As Joanna directs, consumers bring high-brand expectations with them online. Brands aren’t just searching for quality; they expect your brand to look the part from the very first visual impression. Don’t start surfing the online waves without the proper, updated gear. Consumers are watching and weighing in on your visual style and immediate appeal.
Be Persistently Brand Consistent
Uniformity is essential. While it’s advantageous to consider change, ensure all brand properties are consistent, allowing all points of contact to amplify brand messages. I referenced the BlueGlass brand a few posts back; I like how they brand team members with BlueGlass avatars, which parlay onto their site, blog posts, and social media interactions.
Don’t de-emphasize the power of branding, especially regarding long-term traction. It takes planning and strategic implementation to get people to start noticing your brand; once they do, branding and continual consumer engagement makes huge waves after the initial online point break.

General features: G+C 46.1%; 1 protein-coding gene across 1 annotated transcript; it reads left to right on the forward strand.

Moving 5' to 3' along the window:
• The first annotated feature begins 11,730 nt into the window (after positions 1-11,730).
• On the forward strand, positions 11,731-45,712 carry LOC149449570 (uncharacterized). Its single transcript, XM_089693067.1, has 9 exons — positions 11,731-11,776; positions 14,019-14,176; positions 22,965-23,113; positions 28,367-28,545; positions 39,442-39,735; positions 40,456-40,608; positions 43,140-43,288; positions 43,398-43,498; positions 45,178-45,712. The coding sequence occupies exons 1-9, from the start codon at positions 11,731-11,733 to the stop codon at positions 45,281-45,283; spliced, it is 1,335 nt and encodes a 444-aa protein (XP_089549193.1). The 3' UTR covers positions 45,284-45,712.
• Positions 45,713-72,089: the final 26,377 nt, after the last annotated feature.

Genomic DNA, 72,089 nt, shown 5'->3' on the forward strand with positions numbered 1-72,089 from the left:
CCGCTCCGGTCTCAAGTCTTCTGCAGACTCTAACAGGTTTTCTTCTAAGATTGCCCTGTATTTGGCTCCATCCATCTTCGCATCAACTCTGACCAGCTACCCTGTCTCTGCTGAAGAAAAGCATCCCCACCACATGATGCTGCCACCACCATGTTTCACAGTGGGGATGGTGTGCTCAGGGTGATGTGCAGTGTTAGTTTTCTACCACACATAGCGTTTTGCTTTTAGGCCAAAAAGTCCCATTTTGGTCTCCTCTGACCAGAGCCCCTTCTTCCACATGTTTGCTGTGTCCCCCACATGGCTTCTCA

Mark Twain once quipped, “Clothes make the man. Naked people have little or no influence on society.” Today, the humorous quote came to mind regarding on-site optimization. Search engine optimization expands all the time; as SEs change algorithms, the definition and scope of search engine optimization services remains malleable.
While such practices as social media optimization and link building focus on attracting attention to individual pages, on-site practices implement and “dress” them. A well-structured SEO campaign develops a purpose for each page. Once a page’s purpose is understood, it’s time for proper attire.
We know good keyword usage is part of on-site optimization, however, considering a page’s purpose helps properly dress the page with appropriate keywords. In some cases, a brand may wonder how to delegate usage on the page.
Do you want the page to inform about a particular service, serving as part of the sale cycle? Optimize the page for that particular service. Do you want the page to inform customers about your brand? Optimize the page for your brand name, helping it rank well in association with brand-related queries. While some clients are in love with particular campaign words and phrases, it is necessary to understand some words “clash” with a page’s purpose. You may want to wear your ripped, $500 designer jeans because they’re comfortable and “cool,” but you’re meeting a potential business client; ripped jeans don’t fit the occasion regardless of the jean-brand popularity and prestige.